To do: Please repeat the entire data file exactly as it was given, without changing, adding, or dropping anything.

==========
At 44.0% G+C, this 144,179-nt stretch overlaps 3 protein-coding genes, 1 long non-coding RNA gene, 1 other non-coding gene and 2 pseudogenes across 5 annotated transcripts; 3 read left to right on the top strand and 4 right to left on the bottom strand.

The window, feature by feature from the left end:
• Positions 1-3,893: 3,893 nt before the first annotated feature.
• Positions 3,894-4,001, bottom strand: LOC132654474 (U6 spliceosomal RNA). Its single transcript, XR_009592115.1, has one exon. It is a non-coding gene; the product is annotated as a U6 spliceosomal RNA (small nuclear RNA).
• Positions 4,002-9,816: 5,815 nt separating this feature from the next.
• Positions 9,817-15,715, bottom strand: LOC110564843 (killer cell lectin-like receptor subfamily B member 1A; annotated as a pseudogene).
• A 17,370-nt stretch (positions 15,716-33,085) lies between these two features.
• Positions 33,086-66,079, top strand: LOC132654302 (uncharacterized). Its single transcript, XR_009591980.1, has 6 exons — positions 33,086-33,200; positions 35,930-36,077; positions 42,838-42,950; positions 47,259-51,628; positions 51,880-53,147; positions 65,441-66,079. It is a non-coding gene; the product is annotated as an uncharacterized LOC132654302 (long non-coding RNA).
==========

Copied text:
At 44.0% G+C, this 144,179-nt stretch overlaps 3 protein-coding genes, 1 long non-coding RNA gene, 1 other non-coding gene and 2 pseudogenes across 5 annotated transcripts; 3 read left to right on the top strand and 4 right to left on the bottom strand.

The window, feature by feature from the left end:
• Positions 1-3,893: 3,893 nt before the first annotated feature.
• Positions 3,894-4,001, bottom strand: LOC132654474 (U6 spliceosomal RNA). Its single transcript, XR_009592115.1, has one exon. It is a non-coding gene; the product is annotated as a U6 spliceosomal RNA (small nuclear RNA).
• Positions 4,002-9,816: 5,815 nt separating this feature from the next.
• Positions 9,817-15,715, bottom strand: LOC110564843 (killer cell lectin-like receptor subfamily B member 1A; annotated as a pseudogene).
• A 17,370-nt stretch (positions 15,716-33,085) lies between these two features.
• Positions 33,086-66,079, top strand: LOC132654302 (uncharacterized). Its single transcript, XR_009591980.1, has 6 exons — positions 33,086-33,200; positions 35,930-36,077; positions 42,838-42,950; positions 47,259-51,628; positions 51,880-53,147; positions 65,441-66,079. It is a non-coding gene; the product is annotated as an uncharacterized LOC132654302 (long non-coding RNA).